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Guatemala Genocide

Social Studies, Related Issue 2 Assigment

Jessica Simpson

on 24 May 2011

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Transcript of Guatemala Genocide

Guatemala The Guatemalan genocide started in 1982 and ended in 1984. During this time period over 200,000 people died; 95% were mayan-indios, and over 400 villages were destroyed. 93% of these actions were taken by the military. How was ultranationalism related to these events, and how did ultranationalism lead to the genocide? The people who came to settle in Guatemlala were refered to as Ladinos. Ladinos came from European countries such as Spain and France. They became weathier than the Mayans and soon became the more dominant race. They also spoke Spanish or other European languages, while the Mayans spoke their own indigenous languages. During "10 Years of Springtime" from 1944-54, a democratic government, peasants and poverty stricken people were assisted in owning their own land and recieving an education. This angered bourgeois and the military, and they declared the government communists and spread fear of communism to civilians. A sense of nationalism was created on the shared feeling of communist fear. Soon anyone who was a Mayan was labelled as a Guerilla and a threat to Guatemala. Anyone could be deemed as a "subversive" and targeted. Although Guerrillas would come into the Mayan villages and attempt to recruit the Mayan peoples, few joined. Some Mayans would join to avoid being recruited into the Guatemalan army. People in the villages were told by soldiers not to trust the Guerillas. The army forced their way into homes and would take able men to fight on their side. Mayan men were forced to show soliders where there were Mayan villages or people in hiding. which they were then forced to kill. Those who were lucky enough to escape their homes in time would attempt to make it across the border into Mexico where there were refugee camps. As political instability grew, the Ladinos labeled Guerrillas and Mayans as their scapegoat, this lead to their support of the military and the military's overthrow of the democratic government in 1954 (led by General Carlos Armas) , to be replaced with a strict military dictatorship. This increased non-Mayan people's feeling of nationalsim and pride in their military. Military dictatorship was always fearful of opponents, which caused them to instill an "obscured popular support for anti-communism" in the people of Guatemala "The undeniable existance of racism as a doctrine of society explains the brutality with which military operations were carried out against Mayan communities" -Commision for Historical Clarification Ladinos always believed they were the superior race, and put Mayans on the lowest societal, economic and political levels, which inspired Guerillas to want to overthrow government and have a better quality of life. Dictatorship began a "scorched earth campaign" in which the government promised they would "scorch all communists", but this target soon spread to Mayans and isolated villages that were culturally different from the rest of Guatemala. The people left behind were the women, children and older people who were of no use to the soliders. These people were beaten, raped and tortured until they died. Villages were looted for anything that would the soldiers wanted and then burned away, with the bodies, to the point you would not even know that a village had been there before. Mayans were seperated into camps based on their loyalities. These were often known as model villages by the army where they were forced to do hard labour. Guerillas were depicted as Che Guevaras with devils tails and horns; used propoganda to convince people of the dangers of the guerrillas to civilians. Government created racial words and language for the Mayans that were used by Ladinos. Indoctrination convinced Ladinos that Mayans were guerrillas and enemies, and allowed them to not feel bad about murders or abuses. Army destroyed cultural ties in communites and family connections by killing elders and destroying trust between Guatemalans "defined concept of an internal enemy" Today, the large part of the Mayan population today is still living with poverty, racism, high amounts of illerteracy and malnutrition. They also have to face the emotional and physical scars caused by the genocide Those who fled there villages and survived must start there whole lives over again. many Mayans feel unsafe in there own homes and fear that one day the soliders will come back but they are picking up their lives and slowly recovering. Many of them have been forced to be assimilated into "mainstream" Guatemalan culture in order to survive. In 2001, 12 Mayan communities brought charges against the former dictator, Erfrain Rios Montt who had been the one in power to set in motion the widespread death of all the Mayans.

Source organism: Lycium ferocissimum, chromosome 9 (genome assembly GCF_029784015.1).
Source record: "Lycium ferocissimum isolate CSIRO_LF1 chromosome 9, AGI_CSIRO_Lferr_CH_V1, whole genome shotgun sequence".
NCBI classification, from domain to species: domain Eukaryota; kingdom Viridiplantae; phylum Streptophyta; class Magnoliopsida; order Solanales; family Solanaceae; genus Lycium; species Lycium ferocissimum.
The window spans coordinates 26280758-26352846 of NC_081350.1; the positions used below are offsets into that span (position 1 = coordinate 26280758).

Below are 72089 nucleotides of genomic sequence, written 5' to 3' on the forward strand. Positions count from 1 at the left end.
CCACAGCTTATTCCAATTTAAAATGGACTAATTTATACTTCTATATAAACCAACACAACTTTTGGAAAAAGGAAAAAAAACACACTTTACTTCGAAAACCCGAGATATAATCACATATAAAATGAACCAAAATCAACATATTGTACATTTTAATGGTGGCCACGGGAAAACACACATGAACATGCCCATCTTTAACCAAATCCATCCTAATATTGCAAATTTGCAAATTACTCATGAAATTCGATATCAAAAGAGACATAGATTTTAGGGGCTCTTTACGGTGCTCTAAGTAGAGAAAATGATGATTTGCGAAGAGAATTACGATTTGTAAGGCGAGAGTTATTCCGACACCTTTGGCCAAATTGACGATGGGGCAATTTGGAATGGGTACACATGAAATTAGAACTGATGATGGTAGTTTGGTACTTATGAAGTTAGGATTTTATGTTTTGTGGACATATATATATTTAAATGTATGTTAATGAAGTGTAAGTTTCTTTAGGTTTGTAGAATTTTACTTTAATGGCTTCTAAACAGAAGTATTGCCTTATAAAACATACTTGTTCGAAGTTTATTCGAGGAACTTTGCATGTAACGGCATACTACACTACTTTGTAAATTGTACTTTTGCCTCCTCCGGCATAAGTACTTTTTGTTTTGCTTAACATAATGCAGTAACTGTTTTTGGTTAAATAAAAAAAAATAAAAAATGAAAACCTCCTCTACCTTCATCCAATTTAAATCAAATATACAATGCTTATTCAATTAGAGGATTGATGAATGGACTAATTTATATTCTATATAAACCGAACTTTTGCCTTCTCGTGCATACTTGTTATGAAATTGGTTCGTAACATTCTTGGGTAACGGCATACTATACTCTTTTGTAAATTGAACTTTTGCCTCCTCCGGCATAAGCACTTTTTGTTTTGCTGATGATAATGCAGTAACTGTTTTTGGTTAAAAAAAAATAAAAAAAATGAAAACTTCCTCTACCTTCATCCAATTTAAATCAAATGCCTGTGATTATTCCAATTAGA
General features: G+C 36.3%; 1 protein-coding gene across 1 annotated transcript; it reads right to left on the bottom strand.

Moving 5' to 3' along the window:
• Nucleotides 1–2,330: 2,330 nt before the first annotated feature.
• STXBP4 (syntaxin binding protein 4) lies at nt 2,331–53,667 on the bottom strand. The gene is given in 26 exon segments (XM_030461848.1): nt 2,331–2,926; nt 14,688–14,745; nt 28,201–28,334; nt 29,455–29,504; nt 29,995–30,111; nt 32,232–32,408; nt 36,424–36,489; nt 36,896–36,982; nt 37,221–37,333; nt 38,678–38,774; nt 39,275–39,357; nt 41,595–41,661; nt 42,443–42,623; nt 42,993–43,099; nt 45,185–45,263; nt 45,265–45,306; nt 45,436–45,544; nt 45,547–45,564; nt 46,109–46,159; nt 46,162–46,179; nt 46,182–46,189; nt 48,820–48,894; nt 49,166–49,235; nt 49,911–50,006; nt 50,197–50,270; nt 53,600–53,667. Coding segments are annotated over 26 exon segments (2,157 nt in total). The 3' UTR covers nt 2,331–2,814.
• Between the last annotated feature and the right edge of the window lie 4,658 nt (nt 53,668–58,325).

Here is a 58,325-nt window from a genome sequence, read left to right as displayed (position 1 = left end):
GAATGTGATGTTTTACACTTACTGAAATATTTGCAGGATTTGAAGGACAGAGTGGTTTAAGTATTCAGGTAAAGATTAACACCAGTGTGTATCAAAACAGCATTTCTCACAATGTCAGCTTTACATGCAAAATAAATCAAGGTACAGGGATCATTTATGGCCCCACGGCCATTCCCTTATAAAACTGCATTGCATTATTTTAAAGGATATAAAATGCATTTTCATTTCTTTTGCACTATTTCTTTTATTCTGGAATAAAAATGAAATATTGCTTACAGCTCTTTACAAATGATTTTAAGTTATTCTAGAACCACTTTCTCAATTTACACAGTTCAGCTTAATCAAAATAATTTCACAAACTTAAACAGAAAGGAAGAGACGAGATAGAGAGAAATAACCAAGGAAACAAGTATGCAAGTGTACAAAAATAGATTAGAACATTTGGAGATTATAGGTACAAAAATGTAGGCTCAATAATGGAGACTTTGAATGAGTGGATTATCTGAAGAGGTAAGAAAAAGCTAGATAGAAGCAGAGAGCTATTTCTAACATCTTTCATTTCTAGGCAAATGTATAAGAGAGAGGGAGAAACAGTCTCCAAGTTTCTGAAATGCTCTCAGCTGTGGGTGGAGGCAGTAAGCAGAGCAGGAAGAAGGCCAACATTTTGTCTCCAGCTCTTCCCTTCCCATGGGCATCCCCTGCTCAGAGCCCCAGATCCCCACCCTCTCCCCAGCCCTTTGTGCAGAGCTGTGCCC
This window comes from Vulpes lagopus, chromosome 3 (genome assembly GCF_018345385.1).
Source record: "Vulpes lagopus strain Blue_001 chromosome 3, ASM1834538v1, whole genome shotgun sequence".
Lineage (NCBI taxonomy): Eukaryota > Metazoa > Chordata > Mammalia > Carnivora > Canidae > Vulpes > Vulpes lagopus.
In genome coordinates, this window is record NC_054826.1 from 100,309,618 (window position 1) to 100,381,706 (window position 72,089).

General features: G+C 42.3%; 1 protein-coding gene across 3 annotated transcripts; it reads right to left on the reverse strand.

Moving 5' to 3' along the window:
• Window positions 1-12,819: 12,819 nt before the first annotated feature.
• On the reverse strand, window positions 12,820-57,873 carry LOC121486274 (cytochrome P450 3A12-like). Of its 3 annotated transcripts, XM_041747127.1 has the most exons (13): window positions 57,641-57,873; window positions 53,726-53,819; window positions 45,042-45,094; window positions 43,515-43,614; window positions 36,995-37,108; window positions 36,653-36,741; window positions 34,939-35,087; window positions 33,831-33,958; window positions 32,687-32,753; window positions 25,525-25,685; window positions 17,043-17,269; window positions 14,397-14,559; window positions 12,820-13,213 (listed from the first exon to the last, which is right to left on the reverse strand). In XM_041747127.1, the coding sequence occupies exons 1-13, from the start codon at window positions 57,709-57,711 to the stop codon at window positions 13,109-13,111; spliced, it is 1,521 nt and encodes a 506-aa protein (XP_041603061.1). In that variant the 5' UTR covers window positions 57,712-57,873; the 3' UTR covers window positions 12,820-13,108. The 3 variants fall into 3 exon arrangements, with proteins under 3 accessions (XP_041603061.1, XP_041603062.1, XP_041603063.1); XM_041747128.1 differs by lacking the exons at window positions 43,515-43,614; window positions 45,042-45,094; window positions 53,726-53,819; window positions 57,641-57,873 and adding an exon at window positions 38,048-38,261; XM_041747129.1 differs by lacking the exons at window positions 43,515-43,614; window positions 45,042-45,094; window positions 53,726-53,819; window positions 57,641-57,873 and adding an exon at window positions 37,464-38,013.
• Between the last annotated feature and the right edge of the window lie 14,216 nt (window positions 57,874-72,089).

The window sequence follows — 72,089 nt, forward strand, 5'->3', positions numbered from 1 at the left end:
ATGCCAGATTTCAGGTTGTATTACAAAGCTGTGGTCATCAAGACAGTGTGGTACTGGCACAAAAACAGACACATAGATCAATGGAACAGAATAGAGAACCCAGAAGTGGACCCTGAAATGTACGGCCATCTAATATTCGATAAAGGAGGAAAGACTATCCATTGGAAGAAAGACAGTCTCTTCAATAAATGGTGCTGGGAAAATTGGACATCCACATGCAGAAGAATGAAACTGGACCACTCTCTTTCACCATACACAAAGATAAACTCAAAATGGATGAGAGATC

The destruction of the past have been put as right as much as they can. Four former soldiers were tried in court and three were found guilty and sentenced to death. All Guerilla forces were disarmed and reintergrated into the society. In 1996 a peace agreement was signed and the country now has a democratic government. This new government is led by a former human rights person. this was known as "the silent holocaust" the United States provided the Guatemalan government with weapons and military knowledge. soldiers were sent to school of Americas for their military training. The Guatemalan army then used this knowledge to invade Mayan towns and abuse or kill most or all of the villagers, burn down entire towns and force thousands of villagers to become refugees. The army had total control to do whatever they wanted because while the Ladinos supported them, they had no idea of the extent of damage caused. people began disappering, in tecnique called "disapperance". When people asked of the disapperances, the soldiers said that it was not true and those people did not even exsist. Mayans are the indigenous peoples who made up the majority of the population in Guatemala, and have experienced over 500 years of repression, marginilization and discrimation since Spanish colonization. They are generally poor, live in isolated villages, and work on big commercial farms owned by the government to support themselves. They also have a strong sense of connection to their culture, which values their traditional ways of life. Genocide Decades of dictatorships ruled Guatemala, in which the rich Ladinos and military became richer, while peasants and Mayans barely had enough to survive. Mayans had their own sense of nationalism and identity, but the government and Ladinos attempted to instill a sense of "Guatemalan identity and nationalism" in order to exterminate the Mayan culture. This angered peasants and impoverished peoples, which lead to the formation of guerrilla groups who supported communism and equality for all people. Mayan people also began to speak out about their lack of rights and peacefully approached the government to ask for more freedoms. The Guatemalan genocide has never recieved much international recognition, and was only recently seen as truly an "ethnic cleansing".